Editorial: Chocking Figures

According to UNICEF Executive Director some 120 Sudanese children die on daily basis as a result of malnutrition.
UNICEF said the long-time conflicts in Sudan have left millions of children vulnerable, and disclosed some figure to show how much they are at risk.
According to the UN children agency, over 38 per cent of children under-five years are believed to be too short for their age, while some 17 per cent are too thin for their height.
The international organization further pointed out that about one million children were displaced in 2019, and more than three and half million are out of school, mostly in the conflict areas.
However, the UNICEF is respectable and honest international organization, so its figures are credible considering that the organization has its statistical methods and experiences in this regard.
Accordingly the figures of the UNICEF are inevitable and those figures could be supported by the fact that Ibrahim Malik Teaching Hospital receives 5 children daily in average who are affected by malnutrition.
We believe that even the figures of the UNICEF and the hospital are much more lower that the actual number.
Next month we will celebrate the first anniversary of December Revolution and this necessitates recognizing that 43,800 children died due as a result of malnutrition in just one year.
This is a shocking figure and in enough to make the government reconsider its priorities and set a new programme aiming at pushing back the mass deaths among out children as a result of malnutrition.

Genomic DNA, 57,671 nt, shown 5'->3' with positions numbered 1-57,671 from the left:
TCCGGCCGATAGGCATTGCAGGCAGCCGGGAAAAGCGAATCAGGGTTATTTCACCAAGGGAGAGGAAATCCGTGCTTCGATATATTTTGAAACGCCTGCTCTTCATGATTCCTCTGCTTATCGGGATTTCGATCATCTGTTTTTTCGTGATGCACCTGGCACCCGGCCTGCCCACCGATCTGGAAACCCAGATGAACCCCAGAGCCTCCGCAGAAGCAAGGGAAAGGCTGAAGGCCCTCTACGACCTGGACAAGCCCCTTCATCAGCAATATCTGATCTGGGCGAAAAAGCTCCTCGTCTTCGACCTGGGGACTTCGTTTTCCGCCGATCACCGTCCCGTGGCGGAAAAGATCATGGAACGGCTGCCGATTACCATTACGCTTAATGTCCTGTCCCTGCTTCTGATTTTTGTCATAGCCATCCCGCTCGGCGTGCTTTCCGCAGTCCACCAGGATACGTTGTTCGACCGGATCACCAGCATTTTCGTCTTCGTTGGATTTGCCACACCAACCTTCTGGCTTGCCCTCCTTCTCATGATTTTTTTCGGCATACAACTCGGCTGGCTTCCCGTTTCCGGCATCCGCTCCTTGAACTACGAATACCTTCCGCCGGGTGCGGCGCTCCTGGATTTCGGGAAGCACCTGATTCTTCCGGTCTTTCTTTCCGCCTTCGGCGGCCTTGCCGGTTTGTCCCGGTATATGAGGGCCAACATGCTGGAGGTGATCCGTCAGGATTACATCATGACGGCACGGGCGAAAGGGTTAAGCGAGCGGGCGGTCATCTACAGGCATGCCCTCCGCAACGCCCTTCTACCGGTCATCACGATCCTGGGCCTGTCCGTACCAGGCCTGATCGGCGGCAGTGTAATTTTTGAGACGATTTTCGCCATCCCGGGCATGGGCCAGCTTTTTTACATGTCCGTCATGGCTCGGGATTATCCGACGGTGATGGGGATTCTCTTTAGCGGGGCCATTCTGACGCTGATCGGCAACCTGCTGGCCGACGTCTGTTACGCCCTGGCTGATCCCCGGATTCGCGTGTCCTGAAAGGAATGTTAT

The government, the civil society organizations and the individuals should engage in this issue through providing the minimum food to affected kids to rescue their lives.
We don’t think that it is an impossible task considering that providing the minimum food that makes the children survive.
We know that the UNICEF is continuing its noble mission, but its humanitarian response remains underfunded considering that it works in more than 190 countries and territories to reach the most disadvantaged children and adolescents

To sum it up we urge the Sudanese government to prioritize children’s needs including by strengthening action against malnutrition, addressing the education crisis, and increasing investments in children and young people, besides demobilizing children formerly involved in the fighting and help reintegrate them in their communities and pledged to support this demobilization.
Let us start now a national campaign to end this tragedy

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